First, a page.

What Skills Should You Have in Producing Teleseminars?
Producing a teleseminar, however, also needs you to have a special skill set. First, because the teleseminar is conducted over the telephone and relies on technology, you will need to have some technological know-how in terms of how the technology works. This means that you should know what button does what on your console, what you need to do in order to return a dropped call back into the teleseminar, and troubleshooting. This means that you also have to have the ability to think on your toes just in case something happens during the teleseminar.
In producing the teleseminar itself, you need to have a great sense of what logic to follow in your outline. You need to draw up an outline: you need to know how to tell your customers or clients what you need to tell them in the fewest words and shortest time possible. You need to make efficient use of your time: you cannot have a teleseminar running over an hour or two, as it can be tiring to attend a seminar while cradling a phone to one’s ear. You need to have a sense of how people’s minds work: which speaker should follow which speaker, and how can you best endorse your product or service without sounding like you are desperate for sales?
You also need to have a great nose for networking. This allows you to not only get more people to learn about your product or service offline, but it also gives you the chance to interact with professionals who could spice up your teleseminar and serve as your speakers. A great relationship with people in your line of work can also assure you of more customers, especially if you know how to endorse your products and services to your target market.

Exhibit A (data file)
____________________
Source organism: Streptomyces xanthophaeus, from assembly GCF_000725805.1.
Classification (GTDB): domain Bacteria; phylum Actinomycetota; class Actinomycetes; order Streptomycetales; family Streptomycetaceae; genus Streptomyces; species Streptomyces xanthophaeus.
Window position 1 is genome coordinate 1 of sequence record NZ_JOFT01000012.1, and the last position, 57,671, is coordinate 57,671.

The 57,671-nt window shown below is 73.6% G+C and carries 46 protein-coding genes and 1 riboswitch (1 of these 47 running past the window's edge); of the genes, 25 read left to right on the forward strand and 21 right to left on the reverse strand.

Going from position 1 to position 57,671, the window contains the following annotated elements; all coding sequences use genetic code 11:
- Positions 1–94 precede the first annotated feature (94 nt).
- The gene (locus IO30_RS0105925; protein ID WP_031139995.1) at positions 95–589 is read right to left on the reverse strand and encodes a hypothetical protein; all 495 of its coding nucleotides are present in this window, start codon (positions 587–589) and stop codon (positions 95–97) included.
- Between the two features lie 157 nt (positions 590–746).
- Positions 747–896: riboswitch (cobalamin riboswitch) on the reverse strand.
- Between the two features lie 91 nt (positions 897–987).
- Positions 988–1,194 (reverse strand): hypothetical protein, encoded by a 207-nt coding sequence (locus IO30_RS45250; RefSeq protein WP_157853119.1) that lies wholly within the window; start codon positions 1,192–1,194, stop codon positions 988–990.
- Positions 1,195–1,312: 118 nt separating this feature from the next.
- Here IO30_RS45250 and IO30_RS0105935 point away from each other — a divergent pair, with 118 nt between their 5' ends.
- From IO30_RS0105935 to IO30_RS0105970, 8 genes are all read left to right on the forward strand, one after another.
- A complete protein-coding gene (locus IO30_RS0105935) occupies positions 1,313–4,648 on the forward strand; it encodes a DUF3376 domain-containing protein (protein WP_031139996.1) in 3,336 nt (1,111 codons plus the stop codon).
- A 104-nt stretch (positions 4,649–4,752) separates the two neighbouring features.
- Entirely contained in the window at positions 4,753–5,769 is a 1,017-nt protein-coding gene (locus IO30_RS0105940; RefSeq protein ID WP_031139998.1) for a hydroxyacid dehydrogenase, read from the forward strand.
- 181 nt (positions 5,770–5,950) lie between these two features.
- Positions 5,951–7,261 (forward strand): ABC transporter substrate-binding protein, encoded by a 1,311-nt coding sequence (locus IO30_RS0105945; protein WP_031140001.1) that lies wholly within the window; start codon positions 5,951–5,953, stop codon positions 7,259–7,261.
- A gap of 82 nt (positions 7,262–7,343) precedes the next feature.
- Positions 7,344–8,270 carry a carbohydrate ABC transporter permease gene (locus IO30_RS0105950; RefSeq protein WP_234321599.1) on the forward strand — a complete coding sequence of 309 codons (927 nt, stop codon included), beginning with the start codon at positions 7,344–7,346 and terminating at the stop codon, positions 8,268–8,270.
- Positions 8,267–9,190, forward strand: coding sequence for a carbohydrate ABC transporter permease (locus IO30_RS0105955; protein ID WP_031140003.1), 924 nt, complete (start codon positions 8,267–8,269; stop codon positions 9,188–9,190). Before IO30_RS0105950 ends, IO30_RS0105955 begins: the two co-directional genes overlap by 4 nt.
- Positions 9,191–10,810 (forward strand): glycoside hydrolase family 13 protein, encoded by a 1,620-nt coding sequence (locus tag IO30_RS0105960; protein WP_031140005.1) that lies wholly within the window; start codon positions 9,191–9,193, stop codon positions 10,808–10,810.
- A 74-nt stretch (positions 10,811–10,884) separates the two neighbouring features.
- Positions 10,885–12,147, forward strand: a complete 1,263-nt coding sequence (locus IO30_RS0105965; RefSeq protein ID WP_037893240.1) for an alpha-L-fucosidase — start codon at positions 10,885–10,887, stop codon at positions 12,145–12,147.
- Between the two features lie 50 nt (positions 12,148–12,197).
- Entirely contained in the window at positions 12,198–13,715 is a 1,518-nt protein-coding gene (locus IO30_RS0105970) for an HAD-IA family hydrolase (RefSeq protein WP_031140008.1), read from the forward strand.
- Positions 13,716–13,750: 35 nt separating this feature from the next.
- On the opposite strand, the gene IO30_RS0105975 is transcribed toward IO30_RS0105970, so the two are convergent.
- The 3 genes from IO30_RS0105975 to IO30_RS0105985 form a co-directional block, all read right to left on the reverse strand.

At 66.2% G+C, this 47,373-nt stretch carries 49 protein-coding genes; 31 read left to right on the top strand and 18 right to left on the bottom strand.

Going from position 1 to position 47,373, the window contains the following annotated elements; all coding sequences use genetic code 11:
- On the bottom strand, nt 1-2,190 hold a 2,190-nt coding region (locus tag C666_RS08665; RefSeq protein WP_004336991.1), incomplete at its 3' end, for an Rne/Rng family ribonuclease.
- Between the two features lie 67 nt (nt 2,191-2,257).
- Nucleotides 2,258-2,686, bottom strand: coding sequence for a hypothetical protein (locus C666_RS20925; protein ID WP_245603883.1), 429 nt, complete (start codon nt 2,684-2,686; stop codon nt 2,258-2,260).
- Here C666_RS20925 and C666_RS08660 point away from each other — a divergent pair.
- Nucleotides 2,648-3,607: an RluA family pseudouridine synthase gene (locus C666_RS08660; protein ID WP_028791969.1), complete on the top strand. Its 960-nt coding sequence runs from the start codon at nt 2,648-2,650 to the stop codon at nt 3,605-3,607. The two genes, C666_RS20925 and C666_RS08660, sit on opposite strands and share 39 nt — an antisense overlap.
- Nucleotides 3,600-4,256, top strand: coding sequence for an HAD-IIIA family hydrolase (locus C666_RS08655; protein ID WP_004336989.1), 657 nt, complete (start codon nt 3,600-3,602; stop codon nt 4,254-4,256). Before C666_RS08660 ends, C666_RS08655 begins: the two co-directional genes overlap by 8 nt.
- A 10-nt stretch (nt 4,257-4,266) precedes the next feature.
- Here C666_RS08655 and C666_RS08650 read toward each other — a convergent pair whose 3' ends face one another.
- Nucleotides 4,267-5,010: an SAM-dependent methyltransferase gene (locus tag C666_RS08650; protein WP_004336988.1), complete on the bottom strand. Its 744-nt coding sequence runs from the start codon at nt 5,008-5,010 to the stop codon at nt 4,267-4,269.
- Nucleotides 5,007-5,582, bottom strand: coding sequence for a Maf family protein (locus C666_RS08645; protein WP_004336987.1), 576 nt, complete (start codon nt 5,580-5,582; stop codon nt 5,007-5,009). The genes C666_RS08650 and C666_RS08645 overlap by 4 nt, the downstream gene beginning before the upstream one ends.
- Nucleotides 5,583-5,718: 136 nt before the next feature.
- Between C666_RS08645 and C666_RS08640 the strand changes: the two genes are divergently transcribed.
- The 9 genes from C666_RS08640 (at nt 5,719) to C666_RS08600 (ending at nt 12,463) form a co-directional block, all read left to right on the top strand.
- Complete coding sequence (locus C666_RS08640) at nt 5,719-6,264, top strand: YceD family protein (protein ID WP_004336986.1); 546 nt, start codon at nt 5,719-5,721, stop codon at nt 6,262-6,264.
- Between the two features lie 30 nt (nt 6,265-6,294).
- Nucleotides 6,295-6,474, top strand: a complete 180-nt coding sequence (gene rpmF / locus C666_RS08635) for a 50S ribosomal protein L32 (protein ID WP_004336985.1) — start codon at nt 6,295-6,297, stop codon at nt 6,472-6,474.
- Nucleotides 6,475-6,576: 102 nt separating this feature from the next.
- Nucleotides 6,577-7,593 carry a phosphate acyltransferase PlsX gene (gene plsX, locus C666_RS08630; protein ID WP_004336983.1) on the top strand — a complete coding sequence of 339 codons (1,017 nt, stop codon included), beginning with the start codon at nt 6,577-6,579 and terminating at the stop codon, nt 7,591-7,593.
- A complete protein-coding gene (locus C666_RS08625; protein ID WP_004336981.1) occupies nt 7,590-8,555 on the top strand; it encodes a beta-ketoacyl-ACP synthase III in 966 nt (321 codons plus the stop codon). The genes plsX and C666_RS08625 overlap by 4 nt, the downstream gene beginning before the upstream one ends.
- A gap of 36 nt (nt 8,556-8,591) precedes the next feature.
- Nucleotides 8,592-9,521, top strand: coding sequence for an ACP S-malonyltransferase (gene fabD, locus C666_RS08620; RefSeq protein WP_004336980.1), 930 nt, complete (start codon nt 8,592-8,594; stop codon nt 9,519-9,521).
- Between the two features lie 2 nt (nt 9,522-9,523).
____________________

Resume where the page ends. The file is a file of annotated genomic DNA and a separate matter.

You need to have a great voice and modulation if you are the speaker for a teleseminar. Your voice needs to carry through the phone lines. Moreover, you need to be an engaging speaker: listening to a boring speaker over the phone is not only discouraging, but annoying for your prospective customers. If you are not the speaker, but are tasked with looking for speakers, you also need to have an ear for who speaks well and is engaging, all while having a good voice that is suited to teleseminars.
Lastly, you need to have a lot of energy. Putting a teleseminar together can be difficult without the energy of someone who can coordinate people, have technology up and working, and come up with a backup plan if things go wrong (as they usually will when technology is involved).
You also need to be proactive: being reactionary might only lead to panic and a badly concluded teleseminar. For more advice, talk to people who have already produced teleseminars, and learn from every teleseminar you produce so that the next one will be better.
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